1989 U.S. Cesarean Section Rate Steadies—VBAC Rate Rises to Nearly One in Five

Authors

  • Selma M. Taffel B.B.A.,

    Corresponding author
    1. Selma M. Taffel is a statistician in the Natality, Marriage and Divorce Statistics Branch, Paul J. Placek is Chief of the Follow-back Survey Branch of the Division of Vital Statistics, Mary Moien is Assistant to the Center Director, and Carol L. Kosary is a mathematical statistician in the Technical Services Branch of the Division of Health Care Statistics at the National Center for Health Statistics, Centers for Disease Control, Public Health Service, Hyattsville, Maryland.
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  • Paul J. Placek Ph.D.,

    1. Selma M. Taffel is a statistician in the Natality, Marriage and Divorce Statistics Branch, Paul J. Placek is Chief of the Follow-back Survey Branch of the Division of Vital Statistics, Mary Moien is Assistant to the Center Director, and Carol L. Kosary is a mathematical statistician in the Technical Services Branch of the Division of Health Care Statistics at the National Center for Health Statistics, Centers for Disease Control, Public Health Service, Hyattsville, Maryland.
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  • Mary Moien M.S.,

    1. Selma M. Taffel is a statistician in the Natality, Marriage and Divorce Statistics Branch, Paul J. Placek is Chief of the Follow-back Survey Branch of the Division of Vital Statistics, Mary Moien is Assistant to the Center Director, and Carol L. Kosary is a mathematical statistician in the Technical Services Branch of the Division of Health Care Statistics at the National Center for Health Statistics, Centers for Disease Control, Public Health Service, Hyattsville, Maryland.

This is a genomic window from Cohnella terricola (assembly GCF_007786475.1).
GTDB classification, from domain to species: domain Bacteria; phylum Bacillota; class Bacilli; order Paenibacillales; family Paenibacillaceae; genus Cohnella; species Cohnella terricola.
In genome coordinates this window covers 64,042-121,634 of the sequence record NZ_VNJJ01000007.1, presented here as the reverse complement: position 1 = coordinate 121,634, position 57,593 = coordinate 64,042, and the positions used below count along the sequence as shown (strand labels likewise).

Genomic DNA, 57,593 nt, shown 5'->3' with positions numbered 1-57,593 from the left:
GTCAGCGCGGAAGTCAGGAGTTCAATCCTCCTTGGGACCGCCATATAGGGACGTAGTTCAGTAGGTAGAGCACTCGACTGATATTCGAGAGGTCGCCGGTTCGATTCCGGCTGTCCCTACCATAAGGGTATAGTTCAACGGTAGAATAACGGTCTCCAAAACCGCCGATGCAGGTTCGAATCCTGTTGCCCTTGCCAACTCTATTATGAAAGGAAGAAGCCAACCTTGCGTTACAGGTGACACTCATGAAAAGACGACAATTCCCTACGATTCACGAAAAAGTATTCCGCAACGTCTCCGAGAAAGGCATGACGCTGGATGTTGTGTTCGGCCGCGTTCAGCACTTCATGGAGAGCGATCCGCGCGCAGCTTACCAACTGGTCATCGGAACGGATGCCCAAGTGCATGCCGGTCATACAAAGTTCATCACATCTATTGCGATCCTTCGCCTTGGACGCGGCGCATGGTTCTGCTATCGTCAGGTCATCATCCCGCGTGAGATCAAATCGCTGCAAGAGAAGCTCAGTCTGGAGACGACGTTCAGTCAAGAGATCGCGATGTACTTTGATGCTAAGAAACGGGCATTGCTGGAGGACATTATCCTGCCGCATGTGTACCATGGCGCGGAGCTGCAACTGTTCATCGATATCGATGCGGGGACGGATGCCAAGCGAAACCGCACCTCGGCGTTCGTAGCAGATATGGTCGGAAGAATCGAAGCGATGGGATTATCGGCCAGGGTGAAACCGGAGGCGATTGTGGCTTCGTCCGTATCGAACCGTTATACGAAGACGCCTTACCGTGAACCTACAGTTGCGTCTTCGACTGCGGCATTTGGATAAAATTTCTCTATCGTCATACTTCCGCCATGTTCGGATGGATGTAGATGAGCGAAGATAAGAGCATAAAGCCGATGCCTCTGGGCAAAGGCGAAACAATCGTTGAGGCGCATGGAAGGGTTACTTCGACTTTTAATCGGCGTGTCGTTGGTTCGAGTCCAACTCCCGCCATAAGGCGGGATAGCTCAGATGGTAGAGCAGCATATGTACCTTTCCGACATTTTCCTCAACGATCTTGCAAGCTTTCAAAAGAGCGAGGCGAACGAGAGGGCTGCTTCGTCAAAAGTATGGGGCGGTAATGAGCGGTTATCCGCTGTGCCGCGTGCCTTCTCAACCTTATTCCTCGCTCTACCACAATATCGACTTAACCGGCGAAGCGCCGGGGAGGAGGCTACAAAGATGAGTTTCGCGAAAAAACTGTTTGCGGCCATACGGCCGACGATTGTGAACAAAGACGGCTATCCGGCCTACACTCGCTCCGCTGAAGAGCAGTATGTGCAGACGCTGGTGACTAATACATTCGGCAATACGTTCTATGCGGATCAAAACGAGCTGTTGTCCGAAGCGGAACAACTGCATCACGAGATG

Search for more papers by this author
  • Carol L. Kosary M.A.

    1. Selma M. Taffel is a statistician in the Natality, Marriage and Divorce Statistics Branch, Paul J. Placek is Chief of the Follow-back Survey Branch of the Division of Vital Statistics, Mary Moien is Assistant to the Center Director, and Carol L. Kosary is a mathematical statistician in the Technical Services Branch of the Division of Health Care Statistics at the National Center for Health Statistics, Centers for Disease Control, Public Health Service, Hyattsville, Maryland.
    Search for more papers by this author

Address correspondence to Selma M. Taffel, National Center for Health Statistics, Room 840, 6525 Belcrest Road, Hyattsville, MD 20782.

Abstract

ABSTRACT: The 25 years of rising cesarean delivery rates in the United States may have finally run their course. In 1989 the rate of 23.8 cesareans per 100 deliveries was not significantly different from 24.7 in 1988, 24.4 in 1987, or 24.1 in 1986. The 1989 primary rate of 17.1 first cesareans per 100 women with no previous cesarean was also not significantly different from 17.5 for 1988, or 17.4 for 1987 and 1986. The percentage of vaginal births after cesarean section per 100 deliveries showed a remarkable rise between 1988 and 1989—from 12.6 percent in 1988 to 18.5 percent in 1989. Data are from the National Hospital Discharge Survey conducted by the National Center for Health Statistics, Centers for Disease Control.

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